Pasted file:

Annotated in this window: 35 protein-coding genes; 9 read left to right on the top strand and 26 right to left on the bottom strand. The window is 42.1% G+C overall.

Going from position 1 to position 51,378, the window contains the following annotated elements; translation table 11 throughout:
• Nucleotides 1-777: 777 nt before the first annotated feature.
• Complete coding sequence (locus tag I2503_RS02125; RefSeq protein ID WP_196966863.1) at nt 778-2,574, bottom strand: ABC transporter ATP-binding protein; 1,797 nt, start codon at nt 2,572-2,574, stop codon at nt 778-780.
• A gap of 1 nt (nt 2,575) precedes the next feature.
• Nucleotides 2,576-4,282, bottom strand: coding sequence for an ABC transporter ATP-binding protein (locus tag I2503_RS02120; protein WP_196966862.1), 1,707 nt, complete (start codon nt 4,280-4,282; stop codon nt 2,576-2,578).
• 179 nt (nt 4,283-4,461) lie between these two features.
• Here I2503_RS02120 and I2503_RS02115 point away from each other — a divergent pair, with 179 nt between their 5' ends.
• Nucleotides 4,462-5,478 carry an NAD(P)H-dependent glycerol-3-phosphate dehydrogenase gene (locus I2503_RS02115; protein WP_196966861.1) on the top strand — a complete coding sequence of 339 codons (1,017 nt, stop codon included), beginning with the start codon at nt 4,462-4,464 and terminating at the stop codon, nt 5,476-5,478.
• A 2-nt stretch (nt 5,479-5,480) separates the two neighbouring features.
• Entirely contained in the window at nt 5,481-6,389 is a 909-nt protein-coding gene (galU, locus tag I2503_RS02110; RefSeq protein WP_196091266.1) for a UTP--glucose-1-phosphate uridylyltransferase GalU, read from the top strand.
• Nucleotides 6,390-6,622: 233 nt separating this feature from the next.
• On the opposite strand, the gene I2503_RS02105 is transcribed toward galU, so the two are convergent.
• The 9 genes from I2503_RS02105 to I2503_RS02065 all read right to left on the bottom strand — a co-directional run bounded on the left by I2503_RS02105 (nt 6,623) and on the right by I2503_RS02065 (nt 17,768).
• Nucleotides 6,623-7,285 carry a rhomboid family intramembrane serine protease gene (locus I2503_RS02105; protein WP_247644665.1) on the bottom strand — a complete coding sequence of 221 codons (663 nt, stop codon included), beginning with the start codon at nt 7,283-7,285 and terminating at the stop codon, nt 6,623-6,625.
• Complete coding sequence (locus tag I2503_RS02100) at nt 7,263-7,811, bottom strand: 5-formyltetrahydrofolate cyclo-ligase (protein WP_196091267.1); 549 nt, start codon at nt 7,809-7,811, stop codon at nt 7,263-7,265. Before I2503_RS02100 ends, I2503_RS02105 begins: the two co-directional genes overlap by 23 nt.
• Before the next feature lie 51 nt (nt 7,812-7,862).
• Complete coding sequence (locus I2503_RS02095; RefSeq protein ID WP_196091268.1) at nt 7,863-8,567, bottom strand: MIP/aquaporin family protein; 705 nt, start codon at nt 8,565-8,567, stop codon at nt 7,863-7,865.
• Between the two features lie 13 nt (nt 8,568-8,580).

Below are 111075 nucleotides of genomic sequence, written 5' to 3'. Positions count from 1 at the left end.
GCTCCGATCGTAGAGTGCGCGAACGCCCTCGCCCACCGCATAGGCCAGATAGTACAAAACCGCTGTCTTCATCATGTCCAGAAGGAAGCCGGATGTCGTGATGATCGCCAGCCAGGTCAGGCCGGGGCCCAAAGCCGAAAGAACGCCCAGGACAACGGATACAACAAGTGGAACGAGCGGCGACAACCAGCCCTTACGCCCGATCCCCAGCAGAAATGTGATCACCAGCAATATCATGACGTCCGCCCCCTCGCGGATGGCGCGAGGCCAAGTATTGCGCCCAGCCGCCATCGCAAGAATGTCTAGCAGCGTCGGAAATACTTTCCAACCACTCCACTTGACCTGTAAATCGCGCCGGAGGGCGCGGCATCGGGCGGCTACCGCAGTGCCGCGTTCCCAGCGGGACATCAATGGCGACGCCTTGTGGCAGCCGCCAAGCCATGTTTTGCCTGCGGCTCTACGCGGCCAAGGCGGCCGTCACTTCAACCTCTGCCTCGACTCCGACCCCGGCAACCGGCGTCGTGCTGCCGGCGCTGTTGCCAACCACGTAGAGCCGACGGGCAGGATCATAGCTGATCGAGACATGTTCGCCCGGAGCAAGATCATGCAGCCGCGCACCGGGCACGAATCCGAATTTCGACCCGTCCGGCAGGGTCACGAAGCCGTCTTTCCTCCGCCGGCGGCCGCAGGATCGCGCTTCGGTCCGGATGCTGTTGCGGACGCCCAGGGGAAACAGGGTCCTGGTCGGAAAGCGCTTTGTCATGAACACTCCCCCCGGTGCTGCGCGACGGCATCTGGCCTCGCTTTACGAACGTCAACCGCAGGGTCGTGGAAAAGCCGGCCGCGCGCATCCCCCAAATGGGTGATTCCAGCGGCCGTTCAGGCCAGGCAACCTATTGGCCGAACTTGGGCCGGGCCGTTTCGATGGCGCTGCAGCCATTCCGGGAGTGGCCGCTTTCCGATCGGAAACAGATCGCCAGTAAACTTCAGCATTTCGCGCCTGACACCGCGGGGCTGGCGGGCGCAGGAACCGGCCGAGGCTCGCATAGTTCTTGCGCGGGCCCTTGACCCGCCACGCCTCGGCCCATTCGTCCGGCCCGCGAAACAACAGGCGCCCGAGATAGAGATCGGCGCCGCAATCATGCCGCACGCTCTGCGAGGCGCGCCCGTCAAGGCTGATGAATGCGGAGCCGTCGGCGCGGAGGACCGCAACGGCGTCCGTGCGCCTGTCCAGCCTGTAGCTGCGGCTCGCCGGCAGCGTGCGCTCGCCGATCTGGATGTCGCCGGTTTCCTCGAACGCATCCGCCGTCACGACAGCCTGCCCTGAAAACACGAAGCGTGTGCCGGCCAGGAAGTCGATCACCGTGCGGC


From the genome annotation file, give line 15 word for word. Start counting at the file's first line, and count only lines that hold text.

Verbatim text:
• Nucleotides 6,623-7,285 carry a rhomboid family intramembrane serine protease gene (locus I2503_RS02105; protein WP_247644665.1) on the bottom strand — a complete coding sequence of 221 codons (663 nt, stop codon included), beginning with the start codon at nt 7,283-7,285 and terminating at the stop codon, nt 6,623-6,625.